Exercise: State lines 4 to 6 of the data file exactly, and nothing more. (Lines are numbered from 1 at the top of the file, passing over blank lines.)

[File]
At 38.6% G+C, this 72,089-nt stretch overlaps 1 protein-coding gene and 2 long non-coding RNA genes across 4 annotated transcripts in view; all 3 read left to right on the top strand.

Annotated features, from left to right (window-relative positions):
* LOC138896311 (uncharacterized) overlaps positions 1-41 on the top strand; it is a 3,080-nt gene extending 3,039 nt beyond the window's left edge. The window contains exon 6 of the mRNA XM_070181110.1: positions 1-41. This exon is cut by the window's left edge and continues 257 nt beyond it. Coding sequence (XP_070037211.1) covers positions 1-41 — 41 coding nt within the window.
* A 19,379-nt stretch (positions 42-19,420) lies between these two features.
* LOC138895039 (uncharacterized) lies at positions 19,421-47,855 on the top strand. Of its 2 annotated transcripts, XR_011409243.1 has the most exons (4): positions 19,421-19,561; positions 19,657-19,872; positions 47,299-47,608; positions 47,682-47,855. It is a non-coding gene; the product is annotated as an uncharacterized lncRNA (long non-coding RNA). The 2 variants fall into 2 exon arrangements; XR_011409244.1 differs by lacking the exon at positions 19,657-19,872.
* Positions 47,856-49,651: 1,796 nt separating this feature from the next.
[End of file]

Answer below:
* A 19,379-nt stretch (positions 42-19,420) lies between these two features.
* LOC138895039 (uncharacterized) lies at positions 19,421-47,855 on the top strand. Of its 2 annotated transcripts, XR_011409243.1 has the most exons (4): positions 19,421-19,561; positions 19,657-19,872; positions 47,299-47,608; positions 47,682-47,855. It is a non-coding gene; the product is annotated as an uncharacterized lncRNA (long non-coding RNA). The 2 variants fall into 2 exon arrangements; XR_011409244.1 differs by lacking the exon at positions 19,657-19,872.
* Positions 47,856-49,651: 1,796 nt separating this feature from the next.